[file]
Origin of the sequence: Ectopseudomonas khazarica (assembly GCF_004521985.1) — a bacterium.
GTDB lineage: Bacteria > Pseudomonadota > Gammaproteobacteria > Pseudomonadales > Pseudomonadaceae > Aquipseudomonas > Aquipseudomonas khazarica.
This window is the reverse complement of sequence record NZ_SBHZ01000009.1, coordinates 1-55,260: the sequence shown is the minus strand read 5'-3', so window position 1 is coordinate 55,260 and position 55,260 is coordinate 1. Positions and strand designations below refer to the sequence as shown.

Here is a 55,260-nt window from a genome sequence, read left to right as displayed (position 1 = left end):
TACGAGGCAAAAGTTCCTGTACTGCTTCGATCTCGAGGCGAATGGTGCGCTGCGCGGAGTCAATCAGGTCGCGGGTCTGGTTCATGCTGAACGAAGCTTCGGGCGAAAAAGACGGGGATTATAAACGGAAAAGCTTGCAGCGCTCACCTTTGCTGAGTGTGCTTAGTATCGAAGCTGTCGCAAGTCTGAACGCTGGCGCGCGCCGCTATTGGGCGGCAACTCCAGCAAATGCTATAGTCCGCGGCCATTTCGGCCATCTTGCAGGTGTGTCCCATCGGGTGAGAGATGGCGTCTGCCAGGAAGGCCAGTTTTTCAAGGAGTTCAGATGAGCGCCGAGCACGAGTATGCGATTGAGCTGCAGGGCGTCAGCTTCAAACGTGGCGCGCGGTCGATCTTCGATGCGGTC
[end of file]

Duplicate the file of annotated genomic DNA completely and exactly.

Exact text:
Origin of the sequence: Ectopseudomonas khazarica (assembly GCF_004521985.1) — a bacterium.
GTDB lineage: Bacteria > Pseudomonadota > Gammaproteobacteria > Pseudomonadales > Pseudomonadaceae > Aquipseudomonas > Aquipseudomonas khazarica.
This window is the reverse complement of sequence record NZ_SBHZ01000009.1, coordinates 1-55,260: the sequence shown is the minus strand read 5'-3', so window position 1 is coordinate 55,260 and position 55,260 is coordinate 1. Positions and strand designations below refer to the sequence as shown.

Here is a 55,260-nt window from a genome sequence, read left to right as displayed (position 1 = left end):
TACGAGGCAAAAGTTCCTGTACTGCTTCGATCTCGAGGCGAATGGTGCGCTGCGCGGAGTCAATCAGGTCGCGGGTCTGGTTCATGCTGAACGAAGCTTCGGGCGAAAAAGACGGGGATTATAAACGGAAAAGCTTGCAGCGCTCACCTTTGCTGAGTGTGCTTAGTATCGAAGCTGTCGCAAGTCTGAACGCTGGCGCGCGCCGCTATTGGGCGGCAACTCCAGCAAATGCTATAGTCCGCGGCCATTTCGGCCATCTTGCAGGTGTGTCCCATCGGGTGAGAGATGGCGTCTGCCAGGAAGGCCAGTTTTTCAAGGAGTTCAGATGAGCGCCGAGCACGAGTATGCGATTGAGCTGCAGGGCGTCAGCTTCAAACGTGGCGCGCGGTCGATCTTCGATGCGGTC